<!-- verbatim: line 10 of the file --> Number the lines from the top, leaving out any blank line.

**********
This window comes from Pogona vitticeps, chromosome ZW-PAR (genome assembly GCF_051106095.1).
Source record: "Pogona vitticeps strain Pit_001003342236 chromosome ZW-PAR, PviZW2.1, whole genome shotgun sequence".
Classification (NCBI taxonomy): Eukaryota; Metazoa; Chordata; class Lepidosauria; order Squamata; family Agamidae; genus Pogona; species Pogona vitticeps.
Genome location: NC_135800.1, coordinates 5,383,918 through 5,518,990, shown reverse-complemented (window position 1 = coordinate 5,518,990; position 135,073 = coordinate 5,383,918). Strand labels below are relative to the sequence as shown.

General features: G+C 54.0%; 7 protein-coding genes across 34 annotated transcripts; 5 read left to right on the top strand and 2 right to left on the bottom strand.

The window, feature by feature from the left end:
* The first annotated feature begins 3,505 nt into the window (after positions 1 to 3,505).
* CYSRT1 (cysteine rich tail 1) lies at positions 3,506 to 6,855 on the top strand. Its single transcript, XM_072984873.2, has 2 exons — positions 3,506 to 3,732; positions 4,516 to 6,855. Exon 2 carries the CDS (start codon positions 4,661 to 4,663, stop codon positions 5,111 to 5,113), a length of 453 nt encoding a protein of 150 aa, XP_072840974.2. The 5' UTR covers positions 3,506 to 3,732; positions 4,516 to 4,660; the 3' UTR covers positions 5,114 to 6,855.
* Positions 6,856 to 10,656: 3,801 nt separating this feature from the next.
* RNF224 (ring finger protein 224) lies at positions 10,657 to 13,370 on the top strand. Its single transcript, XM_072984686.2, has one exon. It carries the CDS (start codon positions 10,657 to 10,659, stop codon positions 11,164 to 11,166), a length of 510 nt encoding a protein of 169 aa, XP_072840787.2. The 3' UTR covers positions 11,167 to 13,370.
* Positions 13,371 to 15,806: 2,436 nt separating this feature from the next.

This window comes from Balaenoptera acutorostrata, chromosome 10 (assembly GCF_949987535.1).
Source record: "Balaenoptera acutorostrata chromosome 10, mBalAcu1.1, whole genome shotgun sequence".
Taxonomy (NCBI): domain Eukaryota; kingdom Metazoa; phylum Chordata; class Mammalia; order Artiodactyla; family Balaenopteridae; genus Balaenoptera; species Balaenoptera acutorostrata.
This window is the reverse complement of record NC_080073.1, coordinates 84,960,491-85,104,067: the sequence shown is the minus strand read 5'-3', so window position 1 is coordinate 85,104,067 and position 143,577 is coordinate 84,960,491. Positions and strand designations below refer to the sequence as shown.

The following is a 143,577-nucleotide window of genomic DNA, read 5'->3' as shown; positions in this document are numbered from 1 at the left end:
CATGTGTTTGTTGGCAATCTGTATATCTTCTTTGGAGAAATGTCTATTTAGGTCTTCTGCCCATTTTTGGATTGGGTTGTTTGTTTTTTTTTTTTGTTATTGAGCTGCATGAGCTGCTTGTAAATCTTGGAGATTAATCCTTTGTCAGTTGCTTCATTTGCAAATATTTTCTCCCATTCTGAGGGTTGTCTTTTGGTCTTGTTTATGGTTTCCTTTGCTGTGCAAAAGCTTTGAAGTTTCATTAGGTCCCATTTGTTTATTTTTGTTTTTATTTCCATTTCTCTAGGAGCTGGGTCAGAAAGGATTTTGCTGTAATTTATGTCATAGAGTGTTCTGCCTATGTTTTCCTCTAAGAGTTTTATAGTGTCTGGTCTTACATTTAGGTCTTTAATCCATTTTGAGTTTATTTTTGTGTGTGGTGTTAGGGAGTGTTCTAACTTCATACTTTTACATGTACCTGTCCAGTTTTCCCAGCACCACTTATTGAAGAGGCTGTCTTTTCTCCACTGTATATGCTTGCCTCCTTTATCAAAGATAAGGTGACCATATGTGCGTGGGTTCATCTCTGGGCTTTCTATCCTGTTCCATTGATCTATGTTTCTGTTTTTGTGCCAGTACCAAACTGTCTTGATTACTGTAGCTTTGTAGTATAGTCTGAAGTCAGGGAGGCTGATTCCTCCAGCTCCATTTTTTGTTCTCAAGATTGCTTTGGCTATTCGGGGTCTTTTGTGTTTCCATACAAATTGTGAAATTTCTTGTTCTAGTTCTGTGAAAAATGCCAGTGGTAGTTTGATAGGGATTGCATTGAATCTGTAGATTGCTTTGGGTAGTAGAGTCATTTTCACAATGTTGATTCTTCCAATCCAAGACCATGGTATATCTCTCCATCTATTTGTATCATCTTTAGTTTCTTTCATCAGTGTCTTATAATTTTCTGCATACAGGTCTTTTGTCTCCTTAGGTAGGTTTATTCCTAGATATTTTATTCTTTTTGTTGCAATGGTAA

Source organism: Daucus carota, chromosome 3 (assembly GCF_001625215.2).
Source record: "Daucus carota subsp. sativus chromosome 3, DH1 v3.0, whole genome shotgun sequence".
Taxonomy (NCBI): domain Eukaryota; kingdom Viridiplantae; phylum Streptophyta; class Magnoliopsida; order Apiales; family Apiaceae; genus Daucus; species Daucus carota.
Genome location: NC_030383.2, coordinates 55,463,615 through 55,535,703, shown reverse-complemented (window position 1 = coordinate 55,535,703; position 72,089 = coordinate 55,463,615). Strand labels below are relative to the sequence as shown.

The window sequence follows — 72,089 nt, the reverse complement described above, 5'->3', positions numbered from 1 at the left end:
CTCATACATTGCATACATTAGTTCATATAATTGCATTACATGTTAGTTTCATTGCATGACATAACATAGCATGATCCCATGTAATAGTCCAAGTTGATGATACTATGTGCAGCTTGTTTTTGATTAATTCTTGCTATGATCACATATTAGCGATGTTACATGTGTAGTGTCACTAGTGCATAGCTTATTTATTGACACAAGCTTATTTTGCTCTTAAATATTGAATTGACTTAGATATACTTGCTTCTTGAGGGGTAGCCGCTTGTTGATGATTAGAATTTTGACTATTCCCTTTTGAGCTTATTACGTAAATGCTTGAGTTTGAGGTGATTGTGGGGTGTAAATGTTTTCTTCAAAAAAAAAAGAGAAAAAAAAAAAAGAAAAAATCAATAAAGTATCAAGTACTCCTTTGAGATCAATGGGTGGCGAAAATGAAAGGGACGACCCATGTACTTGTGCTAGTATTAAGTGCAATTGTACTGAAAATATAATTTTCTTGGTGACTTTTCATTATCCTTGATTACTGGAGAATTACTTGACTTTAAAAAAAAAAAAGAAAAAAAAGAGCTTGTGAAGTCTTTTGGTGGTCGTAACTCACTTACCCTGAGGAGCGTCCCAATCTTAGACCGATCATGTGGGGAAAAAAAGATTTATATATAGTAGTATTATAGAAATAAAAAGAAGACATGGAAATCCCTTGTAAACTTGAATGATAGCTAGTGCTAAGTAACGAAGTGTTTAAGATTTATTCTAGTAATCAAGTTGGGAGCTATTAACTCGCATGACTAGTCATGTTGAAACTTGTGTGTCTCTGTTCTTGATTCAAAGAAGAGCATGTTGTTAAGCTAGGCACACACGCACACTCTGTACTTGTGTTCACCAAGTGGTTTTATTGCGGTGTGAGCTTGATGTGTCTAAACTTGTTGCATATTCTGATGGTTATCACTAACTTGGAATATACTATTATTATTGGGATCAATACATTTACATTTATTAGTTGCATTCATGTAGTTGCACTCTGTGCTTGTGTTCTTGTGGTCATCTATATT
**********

* RNF224 (ring finger protein 224) lies at positions 10,657 to 13,370 on the top strand. Its single transcript, XM_072984686.2, has one exon. It carries the CDS (start codon positions 10,657 to 10,659, stop codon positions 11,164 to 11,166), a length of 510 nt encoding a protein of 169 aa, XP_072840787.2. The 3' UTR covers positions 11,167 to 13,370.